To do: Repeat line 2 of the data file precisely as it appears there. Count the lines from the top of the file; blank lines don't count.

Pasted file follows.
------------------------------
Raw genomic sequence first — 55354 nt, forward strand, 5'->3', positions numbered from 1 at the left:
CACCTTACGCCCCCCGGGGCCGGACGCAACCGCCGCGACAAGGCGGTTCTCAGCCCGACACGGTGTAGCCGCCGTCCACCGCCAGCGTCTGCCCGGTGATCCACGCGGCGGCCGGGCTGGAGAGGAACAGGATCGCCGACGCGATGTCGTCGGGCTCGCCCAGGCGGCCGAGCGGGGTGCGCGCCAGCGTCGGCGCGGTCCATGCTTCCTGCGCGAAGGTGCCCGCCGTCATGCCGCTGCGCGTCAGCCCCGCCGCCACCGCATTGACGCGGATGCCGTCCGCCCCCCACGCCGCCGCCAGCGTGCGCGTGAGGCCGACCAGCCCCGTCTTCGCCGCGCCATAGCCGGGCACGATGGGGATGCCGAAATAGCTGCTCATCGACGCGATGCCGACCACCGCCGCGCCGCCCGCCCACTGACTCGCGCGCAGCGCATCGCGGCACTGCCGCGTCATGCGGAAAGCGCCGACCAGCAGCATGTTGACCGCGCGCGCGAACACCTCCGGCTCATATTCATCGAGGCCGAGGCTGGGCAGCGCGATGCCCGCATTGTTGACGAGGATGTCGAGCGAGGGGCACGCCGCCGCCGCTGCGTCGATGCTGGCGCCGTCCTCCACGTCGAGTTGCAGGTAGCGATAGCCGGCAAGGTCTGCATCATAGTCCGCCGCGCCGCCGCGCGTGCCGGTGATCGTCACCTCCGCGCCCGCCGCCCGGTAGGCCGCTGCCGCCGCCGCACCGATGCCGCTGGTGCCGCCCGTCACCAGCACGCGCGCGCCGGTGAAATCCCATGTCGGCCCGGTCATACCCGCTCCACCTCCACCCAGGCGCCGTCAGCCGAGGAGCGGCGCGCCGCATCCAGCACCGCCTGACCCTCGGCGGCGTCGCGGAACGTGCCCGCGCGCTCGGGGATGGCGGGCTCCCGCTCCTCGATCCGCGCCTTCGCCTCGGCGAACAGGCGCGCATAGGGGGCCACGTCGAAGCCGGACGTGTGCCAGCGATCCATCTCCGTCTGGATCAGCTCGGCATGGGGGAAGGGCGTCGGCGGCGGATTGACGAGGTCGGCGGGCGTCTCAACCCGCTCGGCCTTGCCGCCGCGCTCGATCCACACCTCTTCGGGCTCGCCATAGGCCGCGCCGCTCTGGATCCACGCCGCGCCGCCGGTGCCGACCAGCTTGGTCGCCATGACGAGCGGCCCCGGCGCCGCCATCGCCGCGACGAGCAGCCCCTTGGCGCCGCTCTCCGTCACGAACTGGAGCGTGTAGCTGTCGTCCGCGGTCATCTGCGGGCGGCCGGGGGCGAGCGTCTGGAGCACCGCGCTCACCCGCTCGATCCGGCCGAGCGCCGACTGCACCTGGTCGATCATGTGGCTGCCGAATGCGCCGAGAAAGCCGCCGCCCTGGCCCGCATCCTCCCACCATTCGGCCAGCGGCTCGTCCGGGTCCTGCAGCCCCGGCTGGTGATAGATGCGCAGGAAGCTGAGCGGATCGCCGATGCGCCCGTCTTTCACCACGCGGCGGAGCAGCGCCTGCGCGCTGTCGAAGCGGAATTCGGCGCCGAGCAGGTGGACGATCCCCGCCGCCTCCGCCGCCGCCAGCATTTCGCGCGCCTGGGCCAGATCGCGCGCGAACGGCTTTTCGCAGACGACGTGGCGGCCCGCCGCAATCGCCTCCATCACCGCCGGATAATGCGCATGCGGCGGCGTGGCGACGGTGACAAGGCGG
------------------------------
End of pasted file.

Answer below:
CACCTTACGCCCCCCGGGGCCGGACGCAACCGCCGCGACAAGGCGGTTCTCAGCCCGACACGGTGTAGCCGCCGTCCACCGCCAGCGTCTGCCCGGTGATCCACGCGGCGGCCGGGCTGGAGAGGAACAGGATCGCCGACGCGATGTCGTCGGGCTCGCCCAGGCGGCCGAGCGGGGTGCGCGCCAGCGTCGGCGCGGTCCATGCTTCCTGCGCGAAGGTGCCCGCCGTCATGCCGCTGCGCGTCAGCCCCGCCGCCACCGCATTGACGCGGATGCCGTCCGCCCCCCACGCCGCCGCCAGCGTGCGCGTGAGGCCGACCAGCCCCGTCTTCGCCGCGCCATAGCCGGGCACGATGGGGATGCCGAAATAGCTGCTCATCGACGCGATGCCGACCACCGCCGCGCCGCCCGCCCACTGACTCGCGCGCAGCGCATCGCGGCACTGCCGCGTCATGCGGAAAGCGCCGACCAGCAGCATGTTGACCGCGCGCGCGAACACCTCCGGCTCATATTCATCGAGGCCGAGGCTGGGCAGCGCGATGCCCGCATTGTTGACGAGGATGTCGAGCGAGGGGCACGCCGCCGCCGCTGCGTCGATGCTGGCGCCGTCCTCCACGTCGAGTTGCAGGTAGCGATAGCCGGCAAGGTCTGCATCATAGTCCGCCGCGCCGCCGCGCGTGCCGGTGATCGTCACCTCCGCGCCCGCCGCCCGGTAGGCCGCTGCCGCCGCCGCACCGATGCCGCTGGTGCCGCCCGTCACCAGCACGCGCGCGCCGGTGAAATCCCATGTCGGCCCGGTCATACCCGCTCCACCTCCACCCAGGCGCCGTCAGCCGAGGAGCGGCGCGCCGCATCCAGCACCGCCTGACCCTCGGCGGCGTCGCGGAACGTGCCCGCGCGCTCGGGGATGGCGGGCTCCCGCTCCTCGATCCGCGCCTTCGCCTCGGCGAACAGGCGCGCATAGGGGGCCACGTCGAAGCCGGACGTGTGCCAGCGATCCATCTCCGTCTGGATCAGCTCGGCATGGGGGAAGGGCGTCGGCGGCGGATTGACGAGGTCGGCGGGCGTCTCAACCCGCTCGGCCTTGCCGCCGCGCTCGATCCACACCTCTTCGGGCTCGCCATAGGCCGCGCCGCTCTGGATCCACGCCGCGCCGCCGGTGCCGACCAGCTTGGTCGCCATGACGAGCGGCCCCGGCGCCGCCATCGCCGCGACGAGCAGCCCCTTGGCGCCGCTCTCCGTCACGAACTGGAGCGTGTAGCTGTCGTCCGCGGTCATCTGCGGGCGGCCGGGGGCGAGCGTCTGGAGCACCGCGCTCACCCGCTCGATCCGGCCGAGCGCCGACTGCACCTGGTCGATCATGTGGCTGCCGAATGCGCCGAGAAAGCCGCCGCCCTGGCCCGCATCCTCCCACCATTCGGCCAGCGGCTCGTCCGGGTCCTGCAGCCCCGGCTGGTGATAGATGCGCAGGAAGCTGAGCGGATCGCCGATGCGCCCGTCTTTCACCACGCGGCGGAGCAGCGCCTGCGCGCTGTCGAAGCGGAATTCGGCGCCGAGCAGGTGGACGATCCCCGCCGCCTCCGCCGCCGCCAGCATTTCGCGCGCCTGGGCCAGATCGCGCGCGAACGGCTTTTCGCAGACGACGTGGCGGCCCGCCGCAATCGCCTCCATCACCGCCGGATAATGCGCATGCGGCGGCGTGGCGACGGTGACAAGGCGG